The task of reading a map is similar to reading a book or an essay in the sense that book readers should generally keep an open mind during the reading process and be ready to accept concepts and ideas presented by the author while maintaining a healthy skepticism of what is being written so that questions can be raised or an idea rejected if the reader does not agree with the author. Map reading should follow the same path. However, there is a fundamental difference between reading a book and reading a map. A book uses words, sentences, and paragraphs in a well-structured sequence to convey information and ideas of the central theme of the book. A map uses graphics and symbols on a surface (paper or digital display) to simultaneously present a symphony of complex spatial phenomena. These phenomena imply spatial relationships between map components or the map elements. Reading a map is not sequential like reading a book; thus, each map reader may have a different set of strategies or sequences for viewing different parts of the map than another map reader. In so doing, they may come up with different visions, interpretations, and conclusions about the same map.
Many of us are too quick to accept the validity of a published map without questioning its truthfulness or accuracy. To this end, the Internet and any book or map publisher provide a common platform for maps created by both trained and untrained cartographers. A danger exists here when a teacher, or anyone, blindly accepts and adopts an erroneous map, published on the Internet or otherwise, for use in the classroom. Any mistake that may have been included in an erroneous map should not be passed on as fact to the students. Thus, it is important that teachers convey to students that all published maps are not necessarily accurate representations of the world.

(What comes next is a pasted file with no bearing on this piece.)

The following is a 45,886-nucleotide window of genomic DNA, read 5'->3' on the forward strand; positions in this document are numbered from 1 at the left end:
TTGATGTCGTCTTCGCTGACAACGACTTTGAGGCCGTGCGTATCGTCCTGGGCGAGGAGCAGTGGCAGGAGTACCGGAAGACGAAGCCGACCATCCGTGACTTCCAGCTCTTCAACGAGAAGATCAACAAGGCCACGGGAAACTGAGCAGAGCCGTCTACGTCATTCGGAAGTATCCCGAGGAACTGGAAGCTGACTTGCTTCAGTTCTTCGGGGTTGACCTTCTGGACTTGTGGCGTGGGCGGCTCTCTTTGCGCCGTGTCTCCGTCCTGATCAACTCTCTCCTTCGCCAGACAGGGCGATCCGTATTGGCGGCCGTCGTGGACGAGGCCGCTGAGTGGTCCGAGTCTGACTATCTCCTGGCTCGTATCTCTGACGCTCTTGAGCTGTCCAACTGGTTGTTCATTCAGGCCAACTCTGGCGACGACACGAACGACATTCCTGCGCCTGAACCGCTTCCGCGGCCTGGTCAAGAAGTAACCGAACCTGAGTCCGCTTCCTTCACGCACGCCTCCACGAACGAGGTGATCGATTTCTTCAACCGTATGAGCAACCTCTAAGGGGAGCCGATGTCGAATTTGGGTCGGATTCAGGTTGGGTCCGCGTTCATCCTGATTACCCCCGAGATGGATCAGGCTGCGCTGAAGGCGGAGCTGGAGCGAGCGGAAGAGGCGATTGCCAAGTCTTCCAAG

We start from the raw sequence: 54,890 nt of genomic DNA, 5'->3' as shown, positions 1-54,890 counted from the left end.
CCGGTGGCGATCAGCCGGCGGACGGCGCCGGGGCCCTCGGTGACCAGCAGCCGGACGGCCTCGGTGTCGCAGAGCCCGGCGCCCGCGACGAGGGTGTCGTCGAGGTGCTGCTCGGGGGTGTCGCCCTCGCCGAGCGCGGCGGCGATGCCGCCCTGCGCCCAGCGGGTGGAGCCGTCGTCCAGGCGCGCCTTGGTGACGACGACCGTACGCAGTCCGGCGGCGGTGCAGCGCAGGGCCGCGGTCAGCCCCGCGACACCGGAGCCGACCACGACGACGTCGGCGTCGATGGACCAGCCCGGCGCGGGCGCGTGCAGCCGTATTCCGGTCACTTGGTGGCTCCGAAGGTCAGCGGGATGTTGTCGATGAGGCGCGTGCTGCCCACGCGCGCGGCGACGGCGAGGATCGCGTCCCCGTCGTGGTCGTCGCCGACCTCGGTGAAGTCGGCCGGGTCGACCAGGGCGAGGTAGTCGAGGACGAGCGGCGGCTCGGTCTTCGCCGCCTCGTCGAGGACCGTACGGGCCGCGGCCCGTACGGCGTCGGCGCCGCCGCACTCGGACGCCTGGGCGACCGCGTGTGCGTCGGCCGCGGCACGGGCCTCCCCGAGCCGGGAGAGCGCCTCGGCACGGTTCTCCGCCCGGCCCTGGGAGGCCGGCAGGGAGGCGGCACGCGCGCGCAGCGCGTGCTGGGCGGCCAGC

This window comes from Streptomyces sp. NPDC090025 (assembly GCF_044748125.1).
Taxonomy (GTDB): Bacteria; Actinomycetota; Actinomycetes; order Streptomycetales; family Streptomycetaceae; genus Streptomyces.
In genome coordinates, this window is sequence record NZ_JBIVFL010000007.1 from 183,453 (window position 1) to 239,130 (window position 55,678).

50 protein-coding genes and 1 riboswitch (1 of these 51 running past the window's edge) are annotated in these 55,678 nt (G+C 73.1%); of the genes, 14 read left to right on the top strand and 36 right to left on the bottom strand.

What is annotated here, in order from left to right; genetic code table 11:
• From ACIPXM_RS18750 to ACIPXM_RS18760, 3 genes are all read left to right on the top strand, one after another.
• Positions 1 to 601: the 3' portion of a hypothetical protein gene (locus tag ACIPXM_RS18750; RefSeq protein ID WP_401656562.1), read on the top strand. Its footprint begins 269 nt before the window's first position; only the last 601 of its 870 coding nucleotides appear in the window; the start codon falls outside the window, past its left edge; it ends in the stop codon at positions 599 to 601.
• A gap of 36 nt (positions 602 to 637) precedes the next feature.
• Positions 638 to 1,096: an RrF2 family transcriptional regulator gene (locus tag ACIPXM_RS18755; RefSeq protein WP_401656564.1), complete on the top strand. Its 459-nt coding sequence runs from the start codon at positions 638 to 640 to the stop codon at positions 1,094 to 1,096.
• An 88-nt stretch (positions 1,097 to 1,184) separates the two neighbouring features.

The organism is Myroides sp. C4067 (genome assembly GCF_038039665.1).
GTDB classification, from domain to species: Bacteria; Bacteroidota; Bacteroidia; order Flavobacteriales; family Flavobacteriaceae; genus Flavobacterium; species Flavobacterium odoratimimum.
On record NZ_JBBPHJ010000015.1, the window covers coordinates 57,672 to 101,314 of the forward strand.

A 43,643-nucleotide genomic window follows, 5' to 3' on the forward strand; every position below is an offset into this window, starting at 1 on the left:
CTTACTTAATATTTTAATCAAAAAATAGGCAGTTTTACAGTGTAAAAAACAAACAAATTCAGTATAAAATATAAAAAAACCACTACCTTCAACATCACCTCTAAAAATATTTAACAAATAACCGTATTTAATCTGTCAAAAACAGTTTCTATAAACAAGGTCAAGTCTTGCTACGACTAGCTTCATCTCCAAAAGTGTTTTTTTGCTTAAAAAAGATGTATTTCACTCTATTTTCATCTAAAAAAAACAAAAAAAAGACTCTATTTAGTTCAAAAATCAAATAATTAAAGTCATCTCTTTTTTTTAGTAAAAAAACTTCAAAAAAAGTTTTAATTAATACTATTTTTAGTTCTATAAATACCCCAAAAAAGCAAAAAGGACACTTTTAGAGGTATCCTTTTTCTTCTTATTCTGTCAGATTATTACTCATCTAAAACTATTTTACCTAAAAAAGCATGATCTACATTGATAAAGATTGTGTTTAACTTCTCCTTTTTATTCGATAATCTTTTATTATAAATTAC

The intent of this section is to systematically and clearly outline many of the fundamental concepts on how maps are created from the cartographer’s perspective, and to provide some clues on how a reader should interpret and analyze them. All individual maps are different and there is no single magic formula that will clearly or definitively indicate “this map is wrong” or “that map is well constructed.” Such evaluations will have to be entirely based on the specific content of the map itself, the integrity of the data used to construct it, and on how well it was designed and presented. Thus, all maps are not created equal. In this respect, the map is perhaps more subject to interpretation than a book would be. The very nature of the map itself is a complex matter as it represents a vast stretch of space and a large number of different spatial relationships. With this section, the authors attempt to briefly introduce the nature of the map in simple terms, and provide insight into the many decisions that a cartographer has to make. Specific examples shall be used to provide guidelines for teachers to consider when determining the pedagogic value of a particular map or group of maps. Since it is impossible to write about all cases and scenarios, this section is meant to invoke the student’s and the teacher’s spatial thinking skills. It is a task that is impossible to achieve without a thorough understanding of the nature of maps and the possible and embedded spatial information that a map can convey, however simple it may appear. The rest of this section shall be systematically organized by various topics to provide a synopsis of the very fundamental concepts about maps to assist readers in using this atlas.